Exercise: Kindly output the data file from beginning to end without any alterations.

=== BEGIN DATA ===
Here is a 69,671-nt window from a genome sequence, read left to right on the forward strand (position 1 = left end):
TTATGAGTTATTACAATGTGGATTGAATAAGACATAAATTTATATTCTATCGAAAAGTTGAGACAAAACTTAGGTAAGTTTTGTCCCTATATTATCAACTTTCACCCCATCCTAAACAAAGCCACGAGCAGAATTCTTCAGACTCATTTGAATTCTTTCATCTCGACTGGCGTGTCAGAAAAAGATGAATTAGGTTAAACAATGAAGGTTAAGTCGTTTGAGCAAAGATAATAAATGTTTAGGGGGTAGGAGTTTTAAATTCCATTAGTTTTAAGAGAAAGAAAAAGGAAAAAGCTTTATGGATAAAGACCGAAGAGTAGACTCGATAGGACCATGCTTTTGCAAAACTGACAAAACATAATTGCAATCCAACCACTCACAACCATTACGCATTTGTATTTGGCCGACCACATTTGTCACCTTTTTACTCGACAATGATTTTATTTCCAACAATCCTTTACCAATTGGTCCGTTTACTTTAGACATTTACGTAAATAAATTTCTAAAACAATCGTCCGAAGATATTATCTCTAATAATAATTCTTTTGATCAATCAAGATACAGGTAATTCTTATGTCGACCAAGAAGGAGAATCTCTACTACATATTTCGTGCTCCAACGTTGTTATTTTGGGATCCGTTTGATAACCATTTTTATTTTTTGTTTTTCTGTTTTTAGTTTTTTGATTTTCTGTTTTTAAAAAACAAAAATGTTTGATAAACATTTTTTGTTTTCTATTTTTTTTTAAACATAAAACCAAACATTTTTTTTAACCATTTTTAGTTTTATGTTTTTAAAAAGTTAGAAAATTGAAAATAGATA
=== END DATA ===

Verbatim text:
Here is a 69,671-nt window from a genome sequence, read left to right on the forward strand (position 1 = left end):
TTATGAGTTATTACAATGTGGATTGAATAAGACATAAATTTATATTCTATCGAAAAGTTGAGACAAAACTTAGGTAAGTTTTGTCCCTATATTATCAACTTTCACCCCATCCTAAACAAAGCCACGAGCAGAATTCTTCAGACTCATTTGAATTCTTTCATCTCGACTGGCGTGTCAGAAAAAGATGAATTAGGTTAAACAATGAAGGTTAAGTCGTTTGAGCAAAGATAATAAATGTTTAGGGGGTAGGAGTTTTAAATTCCATTAGTTTTAAGAGAAAGAAAAAGGAAAAAGCTTTATGGATAAAGACCGAAGAGTAGACTCGATAGGACCATGCTTTTGCAAAACTGACAAAACATAATTGCAATCCAACCACTCACAACCATTACGCATTTGTATTTGGCCGACCACATTTGTCACCTTTTTACTCGACAATGATTTTATTTCCAACAATCCTTTACCAATTGGTCCGTTTACTTTAGACATTTACGTAAATAAATTTCTAAAACAATCGTCCGAAGATATTATCTCTAATAATAATTCTTTTGATCAATCAAGATACAGGTAATTCTTATGTCGACCAAGAAGGAGAATCTCTACTACATATTTCGTGCTCCAACGTTGTTATTTTGGGATCCGTTTGATAACCATTTTTATTTTTTGTTTTTCTGTTTTTAGTTTTTTGATTTTCTGTTTTTAAAAAACAAAAATGTTTGATAAACATTTTTTGTTTTCTATTTTTTTTTAAACATAAAACCAAACATTTTTTTTAACCATTTTTAGTTTTATGTTTTTAAAAAGTTAGAAAATTGAAAATAGATA